My semi slumber is suddenly disturbed by the sound of gunfire coming from the next bed. Disturbed from my blissful 2016 delusions I open my eyes and prick my ears up at this unanticipated turn of events. More gunfire rings out, followed by a massive explosion, shattering glass, falling debris and screams of terror. It appears that my neighbour's wife has found an especially action packed film for them to watch on their iPad behind the tightly closed curtain. I lay awake, staring at the ceiling and wondering if there is any plot at all in the film they are watching as it seems to consist of ninety minutes of nothing but rapid gunfire and violent explosions. Perhaps Tori is having a better New Year's Eve at home? The actual moment of New Year passes in my ward without acknowledgment, I don’t even bother to open eyes to check on it’s arrival. I just lie there and listening to the buzzing of the happy New Year text alerts on my iPhone.

I find out about Tori’s evening early the next morning when she arrives back at the hospital. She made her way home through the blustery dark night, pausing briefly to pick up a takeaway as my extended hospital stay meant that we never got around to doing the shopping. She arrived home only to find the cat lying especially motionless on the scullery floor. She wasn’t responding to the normal stimulus of rattling a fork in an empty Whiskas tin and a subsequent gentle poke in her side revealed that she had died whilst Tori was visiting me in hospital. Tori therefore spent most of New Year’s Eve in the garden, in the pissing rain, digging a grave in the lawn for our dearly departed cat. I don’t think there were any dramatic flashes of lightning to illuminate her toil as she drove the glimmering blade of the spade into the sopping lawn, but if I were writing a screenplay instead of blog, I’d add some in for effect and claim artistic license.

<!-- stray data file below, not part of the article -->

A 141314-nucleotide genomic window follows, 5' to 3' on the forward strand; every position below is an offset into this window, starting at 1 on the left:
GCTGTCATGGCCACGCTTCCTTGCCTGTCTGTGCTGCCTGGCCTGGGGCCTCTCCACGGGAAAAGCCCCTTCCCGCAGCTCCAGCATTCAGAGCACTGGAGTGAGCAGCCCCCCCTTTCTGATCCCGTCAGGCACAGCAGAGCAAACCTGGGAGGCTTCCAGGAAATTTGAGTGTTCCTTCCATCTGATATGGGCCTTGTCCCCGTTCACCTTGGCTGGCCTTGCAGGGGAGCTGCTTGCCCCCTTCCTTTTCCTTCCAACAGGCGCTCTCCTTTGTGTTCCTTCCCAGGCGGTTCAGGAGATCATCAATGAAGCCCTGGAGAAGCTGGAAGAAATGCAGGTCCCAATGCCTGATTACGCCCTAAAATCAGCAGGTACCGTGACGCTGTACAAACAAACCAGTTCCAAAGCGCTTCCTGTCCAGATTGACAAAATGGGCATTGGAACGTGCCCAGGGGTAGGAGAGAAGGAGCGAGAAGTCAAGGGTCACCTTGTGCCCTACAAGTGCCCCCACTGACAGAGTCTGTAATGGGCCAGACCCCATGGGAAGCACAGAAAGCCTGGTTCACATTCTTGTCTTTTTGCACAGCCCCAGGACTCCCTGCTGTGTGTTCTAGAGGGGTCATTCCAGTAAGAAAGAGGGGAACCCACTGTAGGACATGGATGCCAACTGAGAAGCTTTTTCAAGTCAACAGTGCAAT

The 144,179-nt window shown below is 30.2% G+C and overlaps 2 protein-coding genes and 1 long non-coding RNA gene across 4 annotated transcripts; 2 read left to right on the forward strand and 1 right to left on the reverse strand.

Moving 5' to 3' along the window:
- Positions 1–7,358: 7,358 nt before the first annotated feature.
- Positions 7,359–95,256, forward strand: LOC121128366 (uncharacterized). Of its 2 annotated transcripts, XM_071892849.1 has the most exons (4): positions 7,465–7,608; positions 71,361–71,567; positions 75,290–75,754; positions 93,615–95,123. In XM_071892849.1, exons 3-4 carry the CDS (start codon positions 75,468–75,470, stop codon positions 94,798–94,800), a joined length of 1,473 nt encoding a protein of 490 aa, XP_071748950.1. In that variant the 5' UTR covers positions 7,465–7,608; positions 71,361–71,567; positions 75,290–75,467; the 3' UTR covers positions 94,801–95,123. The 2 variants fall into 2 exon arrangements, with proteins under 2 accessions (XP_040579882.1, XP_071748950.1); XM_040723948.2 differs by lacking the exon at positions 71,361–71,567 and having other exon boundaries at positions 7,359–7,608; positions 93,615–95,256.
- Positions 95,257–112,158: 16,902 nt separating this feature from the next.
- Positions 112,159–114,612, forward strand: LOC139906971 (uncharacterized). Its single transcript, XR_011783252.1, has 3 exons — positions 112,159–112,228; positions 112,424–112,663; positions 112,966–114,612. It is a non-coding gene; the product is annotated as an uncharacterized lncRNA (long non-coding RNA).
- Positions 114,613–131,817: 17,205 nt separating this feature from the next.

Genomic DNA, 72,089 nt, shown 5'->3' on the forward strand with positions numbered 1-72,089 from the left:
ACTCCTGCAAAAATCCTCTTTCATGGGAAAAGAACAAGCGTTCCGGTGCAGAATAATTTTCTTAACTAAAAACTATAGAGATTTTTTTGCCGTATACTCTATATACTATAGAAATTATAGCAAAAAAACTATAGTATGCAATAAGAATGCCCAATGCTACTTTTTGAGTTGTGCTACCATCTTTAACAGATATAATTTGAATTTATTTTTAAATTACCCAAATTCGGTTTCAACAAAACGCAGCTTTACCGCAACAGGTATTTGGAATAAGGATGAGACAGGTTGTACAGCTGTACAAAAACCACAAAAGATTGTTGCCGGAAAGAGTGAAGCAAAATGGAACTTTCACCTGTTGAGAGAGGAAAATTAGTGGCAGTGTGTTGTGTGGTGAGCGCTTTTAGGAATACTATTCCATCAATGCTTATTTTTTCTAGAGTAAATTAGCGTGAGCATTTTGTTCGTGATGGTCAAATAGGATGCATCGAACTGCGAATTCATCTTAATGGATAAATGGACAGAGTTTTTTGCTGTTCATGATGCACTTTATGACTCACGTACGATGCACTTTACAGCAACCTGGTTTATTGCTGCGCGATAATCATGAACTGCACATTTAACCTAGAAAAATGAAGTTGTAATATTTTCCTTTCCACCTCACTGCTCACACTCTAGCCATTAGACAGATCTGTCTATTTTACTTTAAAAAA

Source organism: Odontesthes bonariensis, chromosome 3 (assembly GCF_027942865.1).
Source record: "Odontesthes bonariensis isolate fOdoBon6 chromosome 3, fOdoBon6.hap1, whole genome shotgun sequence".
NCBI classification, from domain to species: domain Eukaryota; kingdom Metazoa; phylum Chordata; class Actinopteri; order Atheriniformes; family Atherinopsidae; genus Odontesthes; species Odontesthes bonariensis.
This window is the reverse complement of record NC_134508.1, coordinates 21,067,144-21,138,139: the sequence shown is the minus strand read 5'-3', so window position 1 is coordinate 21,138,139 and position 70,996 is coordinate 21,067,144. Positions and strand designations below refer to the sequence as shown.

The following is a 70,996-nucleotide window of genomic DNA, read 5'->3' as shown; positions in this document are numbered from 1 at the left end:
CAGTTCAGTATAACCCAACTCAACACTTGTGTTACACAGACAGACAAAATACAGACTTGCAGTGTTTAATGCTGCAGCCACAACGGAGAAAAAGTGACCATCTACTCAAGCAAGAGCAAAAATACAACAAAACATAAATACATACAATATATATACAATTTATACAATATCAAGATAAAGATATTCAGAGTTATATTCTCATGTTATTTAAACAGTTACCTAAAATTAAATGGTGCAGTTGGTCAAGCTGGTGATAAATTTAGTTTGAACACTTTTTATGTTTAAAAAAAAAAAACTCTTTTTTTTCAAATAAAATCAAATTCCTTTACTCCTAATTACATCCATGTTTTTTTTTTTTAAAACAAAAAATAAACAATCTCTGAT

Later in the morning Mr. El Saghir, the other consultant urologist, spots me on his morning rounds and I overhear him irritably asking the nurses why I’m still here. They explain about my inability to urinate but he’s clearly not happy about my bed blocking. I’m not overly happy about the situation myself and quite frankly had better things to be doing. Indeed, if he would only be kind enough to take this pipe out of my willy I’d happily free up his bed. He comes over for a chat and I ask if he can remove the catheter so I can have another go at peeing, and, if all is well, go home. He’s not however, happy to remove my catheter as he doesn’t seem to have too much confidence in me being able to pee yet. He is thankfully happy however, to send me home with my catheter still attached. As I don’t much fancy another night on the ward I willingly settle for this option.

“Just a little bit of admin to finish off” the nurse informs me after Mr. El Saghir has left, “then we’ll get you a spare catheter bag and get you on your way.  The little bit of admin takes another couple of hours so I pace up and down the ward impatiently holding my ever expanding bag of lukewarm urine until I’m finally issued with some pain killers and a spare catheter bag and discharged.

There’s not much left of New Year’s Day by the time I get home. Our normal New Year’s Day ritual of walking along the beach at Bournemouth and getting Fish and Chips for lunch has to be forfeited. Today, however, I’m just happy to be back home on the sofa.